Just about everything you'll see at the market is domestic—even bananas, which are grown in warmer regions of the country.
Some of the sweeter grapes I've ever had.
They're everywhere, they're cheap, they're so delicious.
Many produce varieties are simply known by the region famed for producing them, such as these distinctive funghi, whose name just means "mushrooms from Kanlıca." The mold on them is intentional, encouraged for the flavor it contributes, "like Roquefort cheese," Bozdogan said.
Sea beans, samphire
Often served boiled and simply dressed with garlic, lemon, and olive oil.
The popular drink Şalgam is made from these guys—they're fermented with wheat and sugar, then juiced and spiced. A popular accompaniment to kebabs.
Another familiar popular vegetable.
These must have weighed more than five pounds each.
And the leeks were massive, too...
So big you'd have to carry a bunch over your shoulder.
So many stores just sell one thing, so why are pastry and eggs? "They're all used to make borek," Bozdogan told us.
It's olive season. Wow.
We saw chestnuts sold in 15 different barrels, with many of them priced differently. Why? When the nut is removed from its hairy burr...
... it's either removed by hand and polished (giving you the shiny ones on the left) or by machine, which leaves them dustier (right). They're priced according to size, too; bigger ones are more valuable.
Every market has one.
Many are familiar, like the gherkins in the foreground; others, less so, like these unripe melons.
Other familiar vegetables are also served differently. The root end of these spinach bunches, for instance, can be braised and served as a vegetable dish.
Horse mackerel, very popular in Istanbul. "They're so popular," Bozdogan told us, "that Mavi, the jeans company, has a T-shirt with this fish on it."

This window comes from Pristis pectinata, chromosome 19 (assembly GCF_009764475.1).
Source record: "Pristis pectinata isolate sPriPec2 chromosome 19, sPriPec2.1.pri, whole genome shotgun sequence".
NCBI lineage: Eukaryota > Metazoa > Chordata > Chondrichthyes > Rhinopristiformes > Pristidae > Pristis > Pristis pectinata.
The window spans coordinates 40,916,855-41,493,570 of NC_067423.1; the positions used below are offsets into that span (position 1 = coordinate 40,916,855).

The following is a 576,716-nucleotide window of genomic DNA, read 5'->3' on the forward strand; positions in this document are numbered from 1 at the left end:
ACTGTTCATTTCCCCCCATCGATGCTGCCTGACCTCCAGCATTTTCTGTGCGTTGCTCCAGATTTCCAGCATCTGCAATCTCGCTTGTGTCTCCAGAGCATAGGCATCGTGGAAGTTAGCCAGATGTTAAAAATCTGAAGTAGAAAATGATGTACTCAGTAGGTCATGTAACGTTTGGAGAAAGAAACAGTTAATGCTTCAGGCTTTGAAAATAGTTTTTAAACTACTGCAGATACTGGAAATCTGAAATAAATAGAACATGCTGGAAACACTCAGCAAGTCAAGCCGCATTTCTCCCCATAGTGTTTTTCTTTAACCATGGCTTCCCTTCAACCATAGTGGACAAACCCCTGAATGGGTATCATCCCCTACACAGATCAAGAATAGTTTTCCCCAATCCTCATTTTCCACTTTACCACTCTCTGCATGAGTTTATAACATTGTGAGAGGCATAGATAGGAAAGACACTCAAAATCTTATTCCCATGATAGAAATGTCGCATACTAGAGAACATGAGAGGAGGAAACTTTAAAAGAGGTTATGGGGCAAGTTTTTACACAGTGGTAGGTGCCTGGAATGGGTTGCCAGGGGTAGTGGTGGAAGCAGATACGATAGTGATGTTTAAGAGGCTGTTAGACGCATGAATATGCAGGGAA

Fresh white cheeses
Unaged cheeses are served everywhere, whether for breakfast, stuffed into borek or pide, garnishing salads, or any number of other ways.
Tomato paste forms the basis of many stews, and it's an essential staple. "Every housewife has her local tomato paste vendor," Bozdogan told us.
I love these tiny Black Sea fish.
Peppers are everywhere in Turkish cuisine; roasted peppers garnish just about every kebab or kofte plate you'll be served, for instance. The sign is an indication as to how spicy they are. (These, çok çok tatli, are "very, very sweet."
One of the few things at the market I'd just never seen before. They're a small, wrinkly fruit with a tough skin, and a big seed on the inside. But the flesh in the middle is dry and powdery—literally, it crumbles between your fingers, becoming the texture of pollen—with a faint taste that reminded me of dates and anise. "They're often served as bar snacks," said Bozdogan.
After we bought a few bags of bananas and mushrooms, I tried to figure out how we'd carry it all back. The solution? A basket! Men with enormous baskets strapped to their backs walk around the market, and will go around with you to carry everything you buy. They're tipped at the end for their services.
Ours worked more like a golf caddy than simply someone to carry the load—helping us pick out fruits and vegetables, expediting the shopping.
"Pestil" is essentially a fruit leather. Grapes, or mulberries or apricots or pomegranates, are pureed and sun-dried, studded with walnuts, pistachios, or almonds. (There's also a form that looks more like a sausage, with nuts in the center encased by fruit puree.)
These huge, light-exteriored pumpkins are known as "honey pumpkins" (bal = honey, kabağı = squash.) They'e pretty much only used for sweets—roasted in syrup, say.
A green durum wheat often made into a pilaf, though its taste is so intense it's generally cut with equal parts regular bulghur wheat.